International Travel with ChildrenTravel with the Little Jet Set
Sharmila Murat, a Galavante Cofounder, shares her experiences of travel and the sweet expat life in Dubai with her passport-toting daughter Ela. In addition to her work at Galavante, Sharmila is the CFO of a luxury brand distributor in the Middle East. She makes it all look so easy, managing her busy family life and a successful career. Her daughter Ela is an international social butterfly – she’s been traveling since she was three months old, and now at the age of 2 1/2, she’s taken 27 flights and covered over 74,000 miles. Galavanting around the world is a way of life for our little jetsetter.
Galavante: Ela is quite the world traveler; she has more miles under her huggies than most adults.
Sharmila: She does indeed; we have family all over the world in Europe, Asia, and the United States. I love to travel so where I go, so does Ela. When Ela was three months old, I took her on a first girl’s trip to visit my sister who was working in India at the time. A month later, we went to Istanbul to celebrate the holidays with my husband’s family, and then to Chicago to make the rounds with my family in the Midwest. And of course, we stopped in New York to visit you.
Galavante: Even then I was amazed at how calmly and easily Ela adjusted to the jet lag! What countries has Ela visited so far?
Sharmila: Since that first trip at three months old to India, Ela has been to Turkey, the US, Jordan, France, Italy, and the Maldives. She’s now a pro, having traveled on 27 flights.
Galavante: How is traveling in the Middle East with kids different from traveling to Europe or the US – and how is it similar?
Sharmila: Traveling in the Middle East is not that different from traveling to other international destinations. Throughout the Middle East, children are generally cherished, and you’ll often find yourself being ushered to the front of a security or passport line when you’re carrying a baby. Also, security checks are much easier and less invasive. Of course, compared to flying in the US, international travel requires a passport and visas, so don't forget to keep all those items up to date for both yourself and your family.
Galavante: What kind of tricks do you have for travel?
Sharmila: Small babies are actually the easiest to travel with since they are small and sleep a lot. It's much harder to keep a toddler still so the hardest times are between 18 months and three years old or so. After that, they can often entertain themselves and you can let the in-flight entertainment system help you out.
While your child can travel on your lap for ten percent of your ticket cost until their second birthday, that often becomes unworkable by 18 months or earlier depending on the size of your child, and especially when traveling long-haul.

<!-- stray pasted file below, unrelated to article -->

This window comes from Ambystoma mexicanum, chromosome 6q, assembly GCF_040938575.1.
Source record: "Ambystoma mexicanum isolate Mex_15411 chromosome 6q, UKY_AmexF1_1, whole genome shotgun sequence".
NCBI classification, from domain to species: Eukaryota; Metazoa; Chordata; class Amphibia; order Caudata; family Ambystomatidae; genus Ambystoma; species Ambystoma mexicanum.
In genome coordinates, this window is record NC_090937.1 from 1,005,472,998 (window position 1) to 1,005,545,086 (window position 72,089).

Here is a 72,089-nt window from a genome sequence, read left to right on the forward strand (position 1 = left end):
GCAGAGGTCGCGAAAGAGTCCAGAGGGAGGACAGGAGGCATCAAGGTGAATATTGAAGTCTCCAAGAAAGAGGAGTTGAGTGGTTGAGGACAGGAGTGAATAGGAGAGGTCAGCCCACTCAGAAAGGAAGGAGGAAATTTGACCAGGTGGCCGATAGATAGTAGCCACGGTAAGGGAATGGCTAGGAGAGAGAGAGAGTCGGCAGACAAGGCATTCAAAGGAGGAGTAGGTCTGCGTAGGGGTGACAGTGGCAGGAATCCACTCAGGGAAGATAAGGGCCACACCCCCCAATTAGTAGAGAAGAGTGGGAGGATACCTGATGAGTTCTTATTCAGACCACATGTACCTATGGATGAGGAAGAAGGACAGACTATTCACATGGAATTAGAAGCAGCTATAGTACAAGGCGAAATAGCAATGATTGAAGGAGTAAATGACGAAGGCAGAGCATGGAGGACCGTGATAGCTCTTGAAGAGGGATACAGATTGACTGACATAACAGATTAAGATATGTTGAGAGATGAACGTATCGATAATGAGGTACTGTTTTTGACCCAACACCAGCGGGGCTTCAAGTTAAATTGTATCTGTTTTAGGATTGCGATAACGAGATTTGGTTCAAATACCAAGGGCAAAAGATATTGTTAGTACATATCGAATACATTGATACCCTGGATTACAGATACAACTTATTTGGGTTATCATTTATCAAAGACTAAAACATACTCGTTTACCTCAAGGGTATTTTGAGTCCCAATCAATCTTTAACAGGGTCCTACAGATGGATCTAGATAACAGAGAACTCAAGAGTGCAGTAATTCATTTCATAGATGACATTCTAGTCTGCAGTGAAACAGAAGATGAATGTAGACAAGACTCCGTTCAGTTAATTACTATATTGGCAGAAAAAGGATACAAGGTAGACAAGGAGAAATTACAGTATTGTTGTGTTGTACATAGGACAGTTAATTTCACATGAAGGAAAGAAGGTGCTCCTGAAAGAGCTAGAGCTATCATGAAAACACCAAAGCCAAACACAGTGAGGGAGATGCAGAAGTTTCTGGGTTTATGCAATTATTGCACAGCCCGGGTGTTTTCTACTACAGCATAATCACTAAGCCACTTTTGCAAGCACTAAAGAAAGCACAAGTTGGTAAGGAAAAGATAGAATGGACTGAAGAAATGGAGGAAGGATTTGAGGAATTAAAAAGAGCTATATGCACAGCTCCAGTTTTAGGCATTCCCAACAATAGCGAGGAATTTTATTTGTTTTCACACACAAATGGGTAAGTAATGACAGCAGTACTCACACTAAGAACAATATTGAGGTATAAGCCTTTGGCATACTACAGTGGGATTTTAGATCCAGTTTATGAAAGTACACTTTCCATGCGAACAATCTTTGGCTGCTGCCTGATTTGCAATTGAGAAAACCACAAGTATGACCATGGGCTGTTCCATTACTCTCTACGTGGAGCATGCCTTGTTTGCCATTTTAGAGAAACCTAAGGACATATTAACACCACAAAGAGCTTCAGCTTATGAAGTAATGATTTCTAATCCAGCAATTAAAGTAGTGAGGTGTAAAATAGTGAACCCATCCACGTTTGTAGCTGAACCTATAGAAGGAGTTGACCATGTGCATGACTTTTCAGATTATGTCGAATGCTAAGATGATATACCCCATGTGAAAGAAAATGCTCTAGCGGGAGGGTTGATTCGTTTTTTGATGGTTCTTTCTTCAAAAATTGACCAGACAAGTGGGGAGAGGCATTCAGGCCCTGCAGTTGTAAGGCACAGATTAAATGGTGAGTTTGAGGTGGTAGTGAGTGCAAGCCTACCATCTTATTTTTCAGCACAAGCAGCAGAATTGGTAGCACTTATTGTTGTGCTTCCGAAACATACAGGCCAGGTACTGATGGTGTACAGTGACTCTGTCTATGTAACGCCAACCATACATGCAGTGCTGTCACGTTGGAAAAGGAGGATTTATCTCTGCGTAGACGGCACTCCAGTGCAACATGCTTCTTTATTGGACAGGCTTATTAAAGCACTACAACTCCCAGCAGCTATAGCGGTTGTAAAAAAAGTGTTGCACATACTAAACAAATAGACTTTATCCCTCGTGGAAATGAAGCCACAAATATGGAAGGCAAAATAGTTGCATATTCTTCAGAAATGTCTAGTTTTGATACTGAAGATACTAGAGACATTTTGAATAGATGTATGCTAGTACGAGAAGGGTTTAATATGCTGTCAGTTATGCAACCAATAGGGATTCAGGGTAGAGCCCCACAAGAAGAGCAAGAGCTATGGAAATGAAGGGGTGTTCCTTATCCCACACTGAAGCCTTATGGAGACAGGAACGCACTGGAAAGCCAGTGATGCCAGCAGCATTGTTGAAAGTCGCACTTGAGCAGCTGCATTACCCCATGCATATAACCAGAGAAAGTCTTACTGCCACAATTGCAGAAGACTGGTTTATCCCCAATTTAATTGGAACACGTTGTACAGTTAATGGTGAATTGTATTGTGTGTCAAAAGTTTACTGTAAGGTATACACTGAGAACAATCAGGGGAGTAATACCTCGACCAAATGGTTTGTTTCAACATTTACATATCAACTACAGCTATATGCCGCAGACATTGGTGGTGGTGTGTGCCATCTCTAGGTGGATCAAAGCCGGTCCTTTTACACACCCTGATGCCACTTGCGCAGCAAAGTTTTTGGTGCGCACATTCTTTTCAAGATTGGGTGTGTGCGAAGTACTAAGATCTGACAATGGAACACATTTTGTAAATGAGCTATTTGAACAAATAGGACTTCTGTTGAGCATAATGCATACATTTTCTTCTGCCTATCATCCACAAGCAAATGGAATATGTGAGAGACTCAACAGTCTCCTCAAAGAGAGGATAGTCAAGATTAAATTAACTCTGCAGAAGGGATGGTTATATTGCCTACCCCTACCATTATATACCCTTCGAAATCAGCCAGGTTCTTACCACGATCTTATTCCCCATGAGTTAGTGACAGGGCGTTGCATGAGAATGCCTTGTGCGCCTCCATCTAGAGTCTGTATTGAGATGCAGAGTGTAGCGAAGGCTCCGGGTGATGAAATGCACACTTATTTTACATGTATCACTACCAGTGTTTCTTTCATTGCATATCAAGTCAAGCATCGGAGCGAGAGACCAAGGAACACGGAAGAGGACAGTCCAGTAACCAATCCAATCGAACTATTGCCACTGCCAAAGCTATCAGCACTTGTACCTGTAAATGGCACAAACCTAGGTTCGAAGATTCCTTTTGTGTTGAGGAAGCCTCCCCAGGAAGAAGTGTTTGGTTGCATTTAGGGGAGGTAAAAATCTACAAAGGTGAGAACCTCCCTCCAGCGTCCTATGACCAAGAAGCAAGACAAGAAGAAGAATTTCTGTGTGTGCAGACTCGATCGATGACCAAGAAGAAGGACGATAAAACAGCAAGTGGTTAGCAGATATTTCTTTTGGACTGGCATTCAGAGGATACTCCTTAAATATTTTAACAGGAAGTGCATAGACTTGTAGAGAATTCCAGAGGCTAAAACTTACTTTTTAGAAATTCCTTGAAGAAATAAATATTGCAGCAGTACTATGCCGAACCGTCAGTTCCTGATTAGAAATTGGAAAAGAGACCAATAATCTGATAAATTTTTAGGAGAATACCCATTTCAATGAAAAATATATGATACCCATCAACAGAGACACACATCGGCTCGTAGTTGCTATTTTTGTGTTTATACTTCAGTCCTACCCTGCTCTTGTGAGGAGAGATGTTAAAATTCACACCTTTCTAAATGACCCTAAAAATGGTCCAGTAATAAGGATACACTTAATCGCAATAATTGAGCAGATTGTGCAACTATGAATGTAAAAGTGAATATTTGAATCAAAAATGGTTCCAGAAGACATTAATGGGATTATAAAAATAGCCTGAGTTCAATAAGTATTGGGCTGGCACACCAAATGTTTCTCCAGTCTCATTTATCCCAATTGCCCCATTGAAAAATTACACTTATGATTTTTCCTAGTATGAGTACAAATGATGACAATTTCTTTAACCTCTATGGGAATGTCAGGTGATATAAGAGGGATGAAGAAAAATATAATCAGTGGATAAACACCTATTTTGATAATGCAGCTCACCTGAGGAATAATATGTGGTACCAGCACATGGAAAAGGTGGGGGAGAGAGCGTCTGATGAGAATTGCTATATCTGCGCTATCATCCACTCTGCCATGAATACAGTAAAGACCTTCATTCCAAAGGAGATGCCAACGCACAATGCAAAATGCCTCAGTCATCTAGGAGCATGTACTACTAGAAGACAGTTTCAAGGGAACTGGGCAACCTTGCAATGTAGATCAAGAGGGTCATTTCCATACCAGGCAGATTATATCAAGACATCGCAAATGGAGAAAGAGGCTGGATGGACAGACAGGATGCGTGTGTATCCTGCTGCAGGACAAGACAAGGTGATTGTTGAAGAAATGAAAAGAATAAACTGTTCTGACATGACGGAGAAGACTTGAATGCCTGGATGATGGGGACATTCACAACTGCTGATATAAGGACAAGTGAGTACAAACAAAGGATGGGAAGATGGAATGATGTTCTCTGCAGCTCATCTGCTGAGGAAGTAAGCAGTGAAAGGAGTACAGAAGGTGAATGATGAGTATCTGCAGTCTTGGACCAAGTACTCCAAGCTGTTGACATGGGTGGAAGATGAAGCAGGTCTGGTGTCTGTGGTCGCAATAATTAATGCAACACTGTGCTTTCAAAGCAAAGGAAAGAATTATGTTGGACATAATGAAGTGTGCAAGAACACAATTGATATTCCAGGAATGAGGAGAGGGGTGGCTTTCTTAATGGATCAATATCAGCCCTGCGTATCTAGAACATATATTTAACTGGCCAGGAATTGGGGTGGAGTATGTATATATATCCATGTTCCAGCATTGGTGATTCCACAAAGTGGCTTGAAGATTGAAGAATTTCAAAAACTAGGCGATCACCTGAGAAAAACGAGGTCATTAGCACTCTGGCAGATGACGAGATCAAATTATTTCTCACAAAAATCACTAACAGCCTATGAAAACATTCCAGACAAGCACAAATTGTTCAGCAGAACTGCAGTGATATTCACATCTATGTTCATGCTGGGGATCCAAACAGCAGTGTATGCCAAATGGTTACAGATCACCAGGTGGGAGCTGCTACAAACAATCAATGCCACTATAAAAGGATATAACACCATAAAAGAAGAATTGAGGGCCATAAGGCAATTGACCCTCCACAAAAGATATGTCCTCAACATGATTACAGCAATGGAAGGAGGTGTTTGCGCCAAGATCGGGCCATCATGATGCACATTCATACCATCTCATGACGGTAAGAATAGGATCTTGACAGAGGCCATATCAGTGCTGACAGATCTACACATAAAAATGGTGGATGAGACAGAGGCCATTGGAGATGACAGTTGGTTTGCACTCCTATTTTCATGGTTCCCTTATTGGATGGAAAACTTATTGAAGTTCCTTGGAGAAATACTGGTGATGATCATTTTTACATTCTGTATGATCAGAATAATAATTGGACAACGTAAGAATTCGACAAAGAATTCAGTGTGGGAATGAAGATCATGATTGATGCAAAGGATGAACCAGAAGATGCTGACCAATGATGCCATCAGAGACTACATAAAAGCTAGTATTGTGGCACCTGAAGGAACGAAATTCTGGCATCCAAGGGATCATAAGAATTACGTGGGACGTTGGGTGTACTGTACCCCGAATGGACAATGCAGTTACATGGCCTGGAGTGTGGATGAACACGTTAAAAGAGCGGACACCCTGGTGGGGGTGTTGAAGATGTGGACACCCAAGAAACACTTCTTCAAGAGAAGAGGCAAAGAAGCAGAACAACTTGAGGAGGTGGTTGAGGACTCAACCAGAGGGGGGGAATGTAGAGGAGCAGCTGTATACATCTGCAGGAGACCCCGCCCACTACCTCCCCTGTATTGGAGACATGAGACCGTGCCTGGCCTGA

The iPad has become a key addition to our travel bags. Even at a young age, family photos stored on the iPad provide hours of entertainment. Following that, various children's apps provide interesting and educational diversions. When they’re older, you can load their favorite TV shows too. Attention spans are short, though, so you need to offer different activities.
Galavante: What’s in your travel bag for Ela?
Sharmila: In our travel bag, here are some of my must-haves:
- Healthy snacks for random hunger moments
- Water/milk bottle
- Change of clothes for your child, diapers, etc.
- Change of clothes for you (at least a top – trust me on this one)
- Favorite plush toy or blanky
- Loaded iPad
- Reading, coloring, and sticker books
- One or two surprise gifts (wrapped if you have time), which are great for
- Rewarding good behavior (aka bribes)
Galavante: Sounds like you come prepared. What airlines do you like for kids?
Sharmila: Emirates, of course! Seat prices for kids are 40 percent off. During the flight, kids are fed first (special infant and kids’ meals), receive an activity pack, and a stuffed toy. All planes have personal video screens and an in-flight entertainment loaded with children's programs (we have a no-TV rule at home, but there's definitely an airplane exemption). They won't glare if you ask for milk and they typically have formula onboard too. Dubai airport offers Maclaren strollers free of charge for use in the terminal. The business class lounge in Dubai has a special kids’ indoor play area.
Galavante: That sounds pretty swank, and actually more accommodating than flying in the US. Is there specific dress for kids in the Middle East?
Sharmila: Nothing specific. While the Middle East is often hot, buildings, airports, and airplanes are heavily air conditioned, so pack long sleeves. Our daughter thinks we’re going on an airplane every time we put her in a light sweater.
Galavante: What are some key foreign phrases you’ve taught Ela to survive the playground?
Sharmila: She learned how to sing Happy Birthday in Arabic. That seems to get her lots of birthday party invitations...
Dubai especially is full of expats, so French, Hindi, and English with a British accent will get you far. Ela has met a little Mexican girl at the playground, and now says “gracias.”
Galavante: So, not only is she well-traveled, but well on the path to being multilingual. One last quick question: Where do people in the Middle East go for the December and New Year’s holiday?
Sharmila: Expat families living in the Middle East often go back home for Christmas and the New Year. That might be great for Australians going home to enjoy the summer on the beach, but Europeans often come back complaining about the cold weather and canceled flights due to snowstorms, so some choose to stick around. There is a three-day public holiday in November this year, so quick trips to Indian Ocean resorts – Maldives, Seychelles, Mauritius – are also popular.
As for us, we're going to the Maldives!
Galavante: We can’t wait to hear all about it. Thanks for inspiring us to travel the world with our children.